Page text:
<em>State of Play</em> stars tidy Ben Affleck as shady Rep. Stephen Collins.

State of Play stars tidy Ben Affleck as shady Rep. Stephen Collins.

State of Play

Russell Crowe, Rachel McAdams, and Ben Affleck star in a film written by Matthew Michael Carnahan, Tony Gilroy, and Billy Ray, and directed by Kevin Macdonald.

Deep into the tangled political-media-corporate-greed thriller State of Play, our bedraggled and dogged investigative journalist hero, Russell Crowe, gives some sage advice to his friend, Ben Affleck, the every-hair-in-place but corrupt and scandalized congressmember: “Watch your back.” “You, too,” says his friend, with a hint of threat attached. Two characters that don’t watch their backs wind up dead within the film’s first few minutes, kicking off the movie’s whirlwind of energy.

This is one of those films-and one of those worlds, apparently-where extra back-watching is required. It’s a world where a stealthy Halliburton/Blackwater-like corporation-hungry for “wrath of God money”-stoops to thuggery and worse, where politicians perfect the art of cheating, and where fact-unchecked bloggers undermine the ink-on-hands substantiality of the old-school newspaper business. It’s a wicked world, and perfect fodder for another genre picture in the modern thriller mode in which we are the enemy. Fortunately, perhaps, this film doesn’t quite have the artistic power or smarts to convince us fully of its dark message.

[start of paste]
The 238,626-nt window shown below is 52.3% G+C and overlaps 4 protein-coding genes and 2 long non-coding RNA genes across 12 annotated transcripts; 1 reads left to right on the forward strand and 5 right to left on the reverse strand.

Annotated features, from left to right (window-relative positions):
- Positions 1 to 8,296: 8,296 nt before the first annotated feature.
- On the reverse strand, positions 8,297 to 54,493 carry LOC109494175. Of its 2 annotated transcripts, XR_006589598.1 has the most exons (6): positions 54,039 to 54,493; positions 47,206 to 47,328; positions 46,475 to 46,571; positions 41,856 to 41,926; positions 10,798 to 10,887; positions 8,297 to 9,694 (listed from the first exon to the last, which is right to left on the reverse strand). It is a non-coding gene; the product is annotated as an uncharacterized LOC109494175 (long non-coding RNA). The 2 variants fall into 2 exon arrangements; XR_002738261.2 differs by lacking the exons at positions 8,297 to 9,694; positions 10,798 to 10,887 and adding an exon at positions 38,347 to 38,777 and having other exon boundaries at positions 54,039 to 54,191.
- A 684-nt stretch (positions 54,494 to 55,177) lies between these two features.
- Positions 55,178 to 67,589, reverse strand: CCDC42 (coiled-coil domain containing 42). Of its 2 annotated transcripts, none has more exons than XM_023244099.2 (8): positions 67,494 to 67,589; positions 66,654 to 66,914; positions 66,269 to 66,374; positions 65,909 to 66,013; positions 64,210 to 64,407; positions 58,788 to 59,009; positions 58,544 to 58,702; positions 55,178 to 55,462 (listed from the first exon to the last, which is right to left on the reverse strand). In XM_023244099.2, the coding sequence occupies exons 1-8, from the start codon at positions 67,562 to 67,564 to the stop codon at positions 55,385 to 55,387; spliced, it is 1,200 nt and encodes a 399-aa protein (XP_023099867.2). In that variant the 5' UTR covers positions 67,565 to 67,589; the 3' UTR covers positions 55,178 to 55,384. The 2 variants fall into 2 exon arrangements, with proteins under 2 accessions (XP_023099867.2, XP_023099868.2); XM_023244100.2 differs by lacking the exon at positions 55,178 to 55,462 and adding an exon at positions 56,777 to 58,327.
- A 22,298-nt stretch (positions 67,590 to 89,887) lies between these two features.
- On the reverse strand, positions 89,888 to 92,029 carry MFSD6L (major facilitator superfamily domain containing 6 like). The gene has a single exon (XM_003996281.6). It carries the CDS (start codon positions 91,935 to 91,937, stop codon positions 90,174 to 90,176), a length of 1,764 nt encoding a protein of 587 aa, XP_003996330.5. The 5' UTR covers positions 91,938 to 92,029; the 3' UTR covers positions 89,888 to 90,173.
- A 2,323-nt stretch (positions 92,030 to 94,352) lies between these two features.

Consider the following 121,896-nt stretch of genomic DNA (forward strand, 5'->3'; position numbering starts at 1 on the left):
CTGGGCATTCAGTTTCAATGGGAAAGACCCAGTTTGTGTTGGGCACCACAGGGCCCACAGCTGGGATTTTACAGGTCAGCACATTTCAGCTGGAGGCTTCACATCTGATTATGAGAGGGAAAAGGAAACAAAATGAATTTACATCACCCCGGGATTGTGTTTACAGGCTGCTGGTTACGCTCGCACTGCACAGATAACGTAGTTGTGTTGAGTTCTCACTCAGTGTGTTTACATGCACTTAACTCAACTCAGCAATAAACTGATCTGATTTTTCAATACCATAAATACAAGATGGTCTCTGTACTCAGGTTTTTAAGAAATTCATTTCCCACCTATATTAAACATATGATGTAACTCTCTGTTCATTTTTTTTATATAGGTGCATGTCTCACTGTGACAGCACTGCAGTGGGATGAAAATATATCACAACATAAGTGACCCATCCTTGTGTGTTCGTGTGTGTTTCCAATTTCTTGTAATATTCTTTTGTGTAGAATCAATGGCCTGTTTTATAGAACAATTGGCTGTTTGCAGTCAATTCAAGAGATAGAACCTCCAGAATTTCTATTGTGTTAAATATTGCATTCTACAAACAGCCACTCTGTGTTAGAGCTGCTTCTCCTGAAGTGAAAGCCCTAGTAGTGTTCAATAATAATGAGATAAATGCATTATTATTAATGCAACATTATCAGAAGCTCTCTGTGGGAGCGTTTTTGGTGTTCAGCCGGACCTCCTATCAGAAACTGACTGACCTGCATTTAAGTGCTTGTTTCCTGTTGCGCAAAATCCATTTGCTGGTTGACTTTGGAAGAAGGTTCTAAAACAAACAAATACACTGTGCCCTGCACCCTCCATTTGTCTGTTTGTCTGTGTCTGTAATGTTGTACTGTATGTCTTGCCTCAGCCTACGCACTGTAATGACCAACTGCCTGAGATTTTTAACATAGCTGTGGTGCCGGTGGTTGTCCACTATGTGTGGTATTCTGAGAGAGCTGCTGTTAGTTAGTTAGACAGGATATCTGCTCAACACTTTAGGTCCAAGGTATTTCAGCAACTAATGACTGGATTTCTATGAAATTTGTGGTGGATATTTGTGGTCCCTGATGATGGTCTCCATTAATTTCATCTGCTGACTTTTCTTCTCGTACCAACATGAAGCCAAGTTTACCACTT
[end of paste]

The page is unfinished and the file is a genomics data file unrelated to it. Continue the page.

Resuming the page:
Affleck, as a congressmember in hot water, remains one of Hollywood’s pretty boys, relatively unchallenged by passion or acting ability. Crowe, however, falls into these lone wolf crusader roles, as with his corporate whistle blower in The Insider. Donning a shaggy hairdo that matches his young female partner, Rachel McAdams, Crowe pursues his complex and sordid story through various types of muck, from a junkie thieves’ lair to clean congressional offices where dirty deeds unfold.

On an incidental and personal note, State of Play is one of two newly released major motion pictures, along with The Soloist, in which the wobbly state of the newspaper business is in focus-but presented in tones of preemptive mourning rather than celebration. In both films, loving shots of the running printing press-symbolic high volume truth-dispensers, keepers of democratic faith-are reminiscent of such films as Deadline U.S.A., except that the presses may soon go the way of the dinosaur, so we hear.

Realities grim and otherwise aside, State of Play has issues as a film. While an exciting enough ride, the plot thickens to the point where it becomes hard to swallow.

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